Wednesday, June 17, 2015
Young people tend to be more idealistic than those of us who've lived longer and seen more. So when they see the low level to which standards of political behaviour have fallen – the promises so casually broken, the lies told, the way the pollies profess to care about the welfare of the next generation but don't walk the walk – they're even more inclined than the rest of us to turn their back on politics and public policy.
Which means, of course, that most young people have only a vague inkling of the extent to which successive governments have been screwing them.
The pollies' problem is that they'd love to please everyone, but don't have sufficient resources. So they have to short-change someone, and the victims they pick – apart from those who have no friends to stick up for them – are the people who aren't paying attention to what the pollies are up to.
The people who pay most attention are the oldies – whose number is being swelled by the retiring Baby Boomers – who have so little else to worry about they even imagine injustices that aren't real. The great majority of oldies own their own homes, but other home owners are equally zealous in protecting their privileges.
This is the most topical instance in which governments are allowing the old to screw the young. Apart from the fact that our homes get bigger and better over the years, house prices rise when the demand for them exceeds their supply.
Both sides of politics believe in high levels of immigration, but haven't bothered to ensure sufficient additional homes are being built to accommodate the growing population. So reducing impediments to the building of additional homes – mainly a responsibility of the state governments – is the fundamental solution to the problem of housing affordability.
But distortions in our tax laws – distortions other countries long ago corrected – are adding unnecessarily to the demand for houses by making them a tax-preferred form of investment. This is "negative gearing", which means first home buyers are having to compete against well-established older investors with a lot more collateral.
It wouldn't be a problem if negatively geared investors were adding as much to supply as they are to demand, but they prefer buying established homes.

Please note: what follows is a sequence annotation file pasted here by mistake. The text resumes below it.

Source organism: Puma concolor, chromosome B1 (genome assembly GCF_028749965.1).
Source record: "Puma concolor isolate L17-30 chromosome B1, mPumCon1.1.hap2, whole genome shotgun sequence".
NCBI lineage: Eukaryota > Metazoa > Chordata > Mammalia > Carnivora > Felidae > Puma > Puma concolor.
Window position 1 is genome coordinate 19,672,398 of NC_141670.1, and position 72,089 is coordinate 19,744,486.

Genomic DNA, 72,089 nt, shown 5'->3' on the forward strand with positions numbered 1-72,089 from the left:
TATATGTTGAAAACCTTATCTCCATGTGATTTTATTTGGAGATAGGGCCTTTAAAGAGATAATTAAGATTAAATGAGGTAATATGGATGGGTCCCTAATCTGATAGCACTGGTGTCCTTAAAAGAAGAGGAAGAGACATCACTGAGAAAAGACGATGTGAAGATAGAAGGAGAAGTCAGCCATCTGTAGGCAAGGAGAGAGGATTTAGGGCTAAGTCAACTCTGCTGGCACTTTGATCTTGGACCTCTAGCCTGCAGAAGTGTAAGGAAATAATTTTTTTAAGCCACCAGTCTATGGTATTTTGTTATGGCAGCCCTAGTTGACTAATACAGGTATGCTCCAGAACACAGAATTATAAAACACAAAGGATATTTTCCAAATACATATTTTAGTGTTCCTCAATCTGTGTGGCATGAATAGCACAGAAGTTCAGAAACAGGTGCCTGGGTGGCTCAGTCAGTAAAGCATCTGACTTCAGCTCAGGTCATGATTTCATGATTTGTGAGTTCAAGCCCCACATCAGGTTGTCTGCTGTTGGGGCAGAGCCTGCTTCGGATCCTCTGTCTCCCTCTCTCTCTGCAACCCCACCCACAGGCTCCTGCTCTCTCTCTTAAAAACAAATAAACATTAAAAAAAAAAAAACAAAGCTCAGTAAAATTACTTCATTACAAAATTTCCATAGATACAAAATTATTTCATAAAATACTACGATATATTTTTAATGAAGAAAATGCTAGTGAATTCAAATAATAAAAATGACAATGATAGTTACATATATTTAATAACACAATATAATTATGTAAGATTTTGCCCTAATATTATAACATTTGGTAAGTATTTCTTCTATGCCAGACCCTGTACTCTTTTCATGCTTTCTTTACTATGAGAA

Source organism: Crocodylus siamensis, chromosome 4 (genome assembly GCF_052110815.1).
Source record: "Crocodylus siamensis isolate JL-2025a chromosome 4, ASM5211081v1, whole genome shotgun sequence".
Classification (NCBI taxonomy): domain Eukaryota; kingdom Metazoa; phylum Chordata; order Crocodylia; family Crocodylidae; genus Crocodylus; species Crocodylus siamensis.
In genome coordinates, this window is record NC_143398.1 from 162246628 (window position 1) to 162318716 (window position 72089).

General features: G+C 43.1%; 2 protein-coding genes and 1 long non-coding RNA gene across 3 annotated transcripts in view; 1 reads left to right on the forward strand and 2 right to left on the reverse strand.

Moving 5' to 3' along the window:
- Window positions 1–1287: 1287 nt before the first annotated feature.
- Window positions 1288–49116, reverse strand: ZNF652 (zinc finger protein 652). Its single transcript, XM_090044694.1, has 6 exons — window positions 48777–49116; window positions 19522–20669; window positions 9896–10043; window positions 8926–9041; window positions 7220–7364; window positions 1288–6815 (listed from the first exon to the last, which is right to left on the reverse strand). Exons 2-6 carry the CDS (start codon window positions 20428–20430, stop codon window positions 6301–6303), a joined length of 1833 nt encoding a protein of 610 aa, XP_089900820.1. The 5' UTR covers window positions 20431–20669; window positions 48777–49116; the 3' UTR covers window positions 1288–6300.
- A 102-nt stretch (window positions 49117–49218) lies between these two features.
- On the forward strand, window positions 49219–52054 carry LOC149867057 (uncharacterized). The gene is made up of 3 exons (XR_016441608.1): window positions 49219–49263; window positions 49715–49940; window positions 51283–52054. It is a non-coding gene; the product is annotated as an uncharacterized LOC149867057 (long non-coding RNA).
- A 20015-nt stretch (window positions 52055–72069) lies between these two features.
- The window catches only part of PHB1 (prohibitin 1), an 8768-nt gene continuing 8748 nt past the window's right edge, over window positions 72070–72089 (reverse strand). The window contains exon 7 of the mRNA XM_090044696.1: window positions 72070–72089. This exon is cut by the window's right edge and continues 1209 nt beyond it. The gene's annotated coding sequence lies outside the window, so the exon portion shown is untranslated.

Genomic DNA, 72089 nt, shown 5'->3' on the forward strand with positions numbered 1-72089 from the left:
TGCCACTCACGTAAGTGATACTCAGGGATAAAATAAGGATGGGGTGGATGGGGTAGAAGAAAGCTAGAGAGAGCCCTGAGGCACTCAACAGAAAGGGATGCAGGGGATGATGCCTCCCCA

The government could easily fix this distortion, and do it in a way that didn't precipitate an immediate exodus of investors from the market but, to date, neither side has been prepared to do so.
Why not? Because the pollies are much more afraid of the anger they'd arouse among oldies benefiting from the tax lurk – and all the business people who see themselves as getting a cut of the proceeds – than they are of all the young people who don't quite understand how they're being worked over by their elders.
The fact is that the rate of home ownership – which once was as high as 70 per cent – is steadily falling as higher and higher proportions of people in younger generations fail to make it onto glittering merry-go-round of owner-occupation.
So, having got themselves ensconced on the merry-go-round, the older generation and the politicians in thrall to it are now effectively repelling boarders.
This means a high proportion of the younger generation will be renters all their lives, including in retirement. And that means they'll get screwed by the system which, in the name of encouraging home ownership, has always been loaded against renters.
For a start, our tenancy laws afford renters less security of tenure and fewer rights than in European countries where life-long renting is the norm.
But tax and benefit arrangements also discriminate against renters. Invest in your own home and you escape paying capital gains tax when you sell it; invest in anything else and you don't.
Own your home when you retire and its value, no matter how high, is excluded from the assets test in assessing your eligibility for a full pension; choose to save in any other way and you're zapped.
This crazy arrangement discourages the old from selling the family home and moving to something smaller and more appropriate.
The truth is, living on the age pension is bearable provided you own your home. In other words, the people who have most trouble getting by on the pension are those obliged to rent in the private market.
When Kevin Rudd inquired into the adequacy of the age pension he was told it was really only the private renters who had a big problem. He ignored the report, granting a big increase to single pensioners regardless of their housing status, plus a smaller increase to people on the married rate so they wouldn't feel left out.
All this is of little interest to young people, of course. They know they're never going to get old.
If I were a youngster I mightn't be rioting in the streets, but I certainly wouldn't be voting for any party that wasn't promising to fix negative gearing. If you're more afraid of greedy oldies than you are of me, I'll be voting against you.